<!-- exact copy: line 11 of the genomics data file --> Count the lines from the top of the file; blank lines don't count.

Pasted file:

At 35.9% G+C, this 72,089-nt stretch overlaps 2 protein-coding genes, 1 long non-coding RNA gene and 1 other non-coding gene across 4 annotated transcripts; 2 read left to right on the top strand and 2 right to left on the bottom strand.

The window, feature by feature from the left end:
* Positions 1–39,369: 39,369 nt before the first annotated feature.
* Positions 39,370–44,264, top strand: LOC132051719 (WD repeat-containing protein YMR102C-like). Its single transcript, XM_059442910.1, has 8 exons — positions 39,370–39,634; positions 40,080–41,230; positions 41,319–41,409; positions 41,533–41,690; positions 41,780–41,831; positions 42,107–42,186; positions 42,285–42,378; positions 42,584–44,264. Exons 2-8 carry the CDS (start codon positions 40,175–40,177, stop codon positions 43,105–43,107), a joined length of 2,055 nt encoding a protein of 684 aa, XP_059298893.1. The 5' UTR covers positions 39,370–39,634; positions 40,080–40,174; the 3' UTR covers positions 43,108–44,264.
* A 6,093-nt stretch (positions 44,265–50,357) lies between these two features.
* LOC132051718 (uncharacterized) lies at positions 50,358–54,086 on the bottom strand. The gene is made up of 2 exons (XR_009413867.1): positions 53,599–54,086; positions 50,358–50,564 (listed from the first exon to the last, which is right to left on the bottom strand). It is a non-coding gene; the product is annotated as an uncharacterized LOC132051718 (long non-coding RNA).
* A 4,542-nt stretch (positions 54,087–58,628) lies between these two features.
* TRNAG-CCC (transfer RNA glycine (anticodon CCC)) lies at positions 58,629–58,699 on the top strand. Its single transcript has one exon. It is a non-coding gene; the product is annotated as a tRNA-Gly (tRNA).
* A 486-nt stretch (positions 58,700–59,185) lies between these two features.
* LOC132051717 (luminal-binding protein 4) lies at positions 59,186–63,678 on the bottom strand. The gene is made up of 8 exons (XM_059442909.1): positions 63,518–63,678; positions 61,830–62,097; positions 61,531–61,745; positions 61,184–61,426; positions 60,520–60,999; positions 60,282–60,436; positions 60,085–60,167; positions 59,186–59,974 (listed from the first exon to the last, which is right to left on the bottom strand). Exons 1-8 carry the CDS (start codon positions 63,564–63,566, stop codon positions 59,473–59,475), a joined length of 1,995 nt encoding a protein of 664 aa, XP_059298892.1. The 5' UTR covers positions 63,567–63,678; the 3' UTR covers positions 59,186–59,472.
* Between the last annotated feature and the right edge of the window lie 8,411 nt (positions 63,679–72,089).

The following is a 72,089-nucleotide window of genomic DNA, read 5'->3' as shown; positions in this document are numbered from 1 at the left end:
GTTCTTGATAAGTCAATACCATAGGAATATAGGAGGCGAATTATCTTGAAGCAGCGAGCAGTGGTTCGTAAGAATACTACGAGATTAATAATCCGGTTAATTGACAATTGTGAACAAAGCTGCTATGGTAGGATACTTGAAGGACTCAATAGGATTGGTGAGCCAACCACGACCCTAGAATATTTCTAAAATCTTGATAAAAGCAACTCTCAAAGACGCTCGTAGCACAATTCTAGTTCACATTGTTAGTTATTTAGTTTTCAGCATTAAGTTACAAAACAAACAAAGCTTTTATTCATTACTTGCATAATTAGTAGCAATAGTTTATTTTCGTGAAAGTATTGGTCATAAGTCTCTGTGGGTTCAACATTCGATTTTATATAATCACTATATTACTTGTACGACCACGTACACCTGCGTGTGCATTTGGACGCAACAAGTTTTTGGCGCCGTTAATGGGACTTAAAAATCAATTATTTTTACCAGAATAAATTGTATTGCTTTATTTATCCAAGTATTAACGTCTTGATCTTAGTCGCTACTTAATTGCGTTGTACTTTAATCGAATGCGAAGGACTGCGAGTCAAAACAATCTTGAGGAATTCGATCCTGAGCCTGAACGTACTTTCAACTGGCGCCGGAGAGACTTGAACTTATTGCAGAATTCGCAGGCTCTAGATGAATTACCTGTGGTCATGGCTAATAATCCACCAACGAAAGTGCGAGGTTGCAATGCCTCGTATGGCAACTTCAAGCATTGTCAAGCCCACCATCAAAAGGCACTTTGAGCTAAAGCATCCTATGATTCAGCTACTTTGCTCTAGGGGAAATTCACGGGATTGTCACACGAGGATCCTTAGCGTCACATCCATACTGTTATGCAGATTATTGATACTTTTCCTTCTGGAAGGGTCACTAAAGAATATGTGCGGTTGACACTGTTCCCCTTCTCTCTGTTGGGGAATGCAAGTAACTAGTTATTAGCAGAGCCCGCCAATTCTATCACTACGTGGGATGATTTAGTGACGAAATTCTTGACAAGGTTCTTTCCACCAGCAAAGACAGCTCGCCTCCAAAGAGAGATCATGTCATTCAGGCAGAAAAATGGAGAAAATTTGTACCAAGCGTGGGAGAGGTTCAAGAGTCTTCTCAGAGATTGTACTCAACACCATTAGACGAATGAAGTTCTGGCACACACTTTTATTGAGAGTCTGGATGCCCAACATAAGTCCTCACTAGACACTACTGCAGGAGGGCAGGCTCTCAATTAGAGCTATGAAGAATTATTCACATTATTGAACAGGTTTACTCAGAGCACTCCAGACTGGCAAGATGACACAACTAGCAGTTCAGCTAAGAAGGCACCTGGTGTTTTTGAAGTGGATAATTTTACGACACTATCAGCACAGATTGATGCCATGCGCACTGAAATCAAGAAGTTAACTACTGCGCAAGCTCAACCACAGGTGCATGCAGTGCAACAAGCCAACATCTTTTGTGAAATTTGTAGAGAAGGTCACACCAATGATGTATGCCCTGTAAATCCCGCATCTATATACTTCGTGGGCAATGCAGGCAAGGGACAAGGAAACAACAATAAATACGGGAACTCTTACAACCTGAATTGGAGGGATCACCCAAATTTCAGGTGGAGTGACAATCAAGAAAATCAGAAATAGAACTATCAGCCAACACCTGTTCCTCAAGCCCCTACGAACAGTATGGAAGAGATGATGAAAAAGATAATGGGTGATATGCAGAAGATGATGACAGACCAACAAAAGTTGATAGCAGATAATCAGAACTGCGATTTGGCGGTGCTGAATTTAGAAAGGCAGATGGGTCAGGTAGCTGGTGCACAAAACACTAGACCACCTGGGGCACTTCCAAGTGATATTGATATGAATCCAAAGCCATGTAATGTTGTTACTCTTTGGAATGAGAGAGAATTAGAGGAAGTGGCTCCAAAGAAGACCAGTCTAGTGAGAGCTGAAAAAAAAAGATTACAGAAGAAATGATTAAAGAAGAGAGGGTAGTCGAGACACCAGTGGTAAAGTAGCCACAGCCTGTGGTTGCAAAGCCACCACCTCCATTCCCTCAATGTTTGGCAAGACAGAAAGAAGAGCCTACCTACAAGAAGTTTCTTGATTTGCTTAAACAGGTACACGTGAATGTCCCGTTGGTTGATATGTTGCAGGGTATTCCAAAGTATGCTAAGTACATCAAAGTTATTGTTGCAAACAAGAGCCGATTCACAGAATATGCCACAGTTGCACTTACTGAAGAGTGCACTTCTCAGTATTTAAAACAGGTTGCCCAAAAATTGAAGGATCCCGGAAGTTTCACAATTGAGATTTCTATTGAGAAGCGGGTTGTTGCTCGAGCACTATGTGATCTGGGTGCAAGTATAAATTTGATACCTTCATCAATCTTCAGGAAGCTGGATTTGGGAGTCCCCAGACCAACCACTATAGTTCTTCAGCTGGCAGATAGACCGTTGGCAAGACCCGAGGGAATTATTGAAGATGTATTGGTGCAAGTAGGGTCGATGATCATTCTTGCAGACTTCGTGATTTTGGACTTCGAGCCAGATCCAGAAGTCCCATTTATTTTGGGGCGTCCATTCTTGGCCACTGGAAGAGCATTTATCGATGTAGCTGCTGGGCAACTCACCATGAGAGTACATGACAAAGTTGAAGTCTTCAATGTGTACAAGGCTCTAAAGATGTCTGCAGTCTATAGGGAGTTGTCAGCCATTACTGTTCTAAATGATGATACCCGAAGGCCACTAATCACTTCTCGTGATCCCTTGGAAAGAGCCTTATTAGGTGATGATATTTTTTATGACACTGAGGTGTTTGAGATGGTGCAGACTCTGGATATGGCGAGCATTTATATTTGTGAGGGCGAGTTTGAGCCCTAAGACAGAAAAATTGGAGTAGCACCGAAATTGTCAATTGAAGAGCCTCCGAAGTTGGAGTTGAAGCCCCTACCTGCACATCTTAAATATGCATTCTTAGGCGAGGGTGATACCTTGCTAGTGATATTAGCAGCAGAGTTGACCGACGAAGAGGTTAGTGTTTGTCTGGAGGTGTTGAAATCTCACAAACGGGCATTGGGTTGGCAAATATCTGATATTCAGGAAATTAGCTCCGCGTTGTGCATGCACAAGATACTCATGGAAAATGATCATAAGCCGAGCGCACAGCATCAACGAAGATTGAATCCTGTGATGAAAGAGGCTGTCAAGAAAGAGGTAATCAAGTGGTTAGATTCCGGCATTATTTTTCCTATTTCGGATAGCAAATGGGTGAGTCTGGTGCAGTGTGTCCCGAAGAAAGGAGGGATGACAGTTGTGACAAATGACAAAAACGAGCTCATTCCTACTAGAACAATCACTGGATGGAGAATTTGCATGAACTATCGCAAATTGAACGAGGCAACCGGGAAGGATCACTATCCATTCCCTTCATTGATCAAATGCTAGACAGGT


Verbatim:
* Between the last annotated feature and the right edge of the window lie 8,411 nt (positions 63,679–72,089).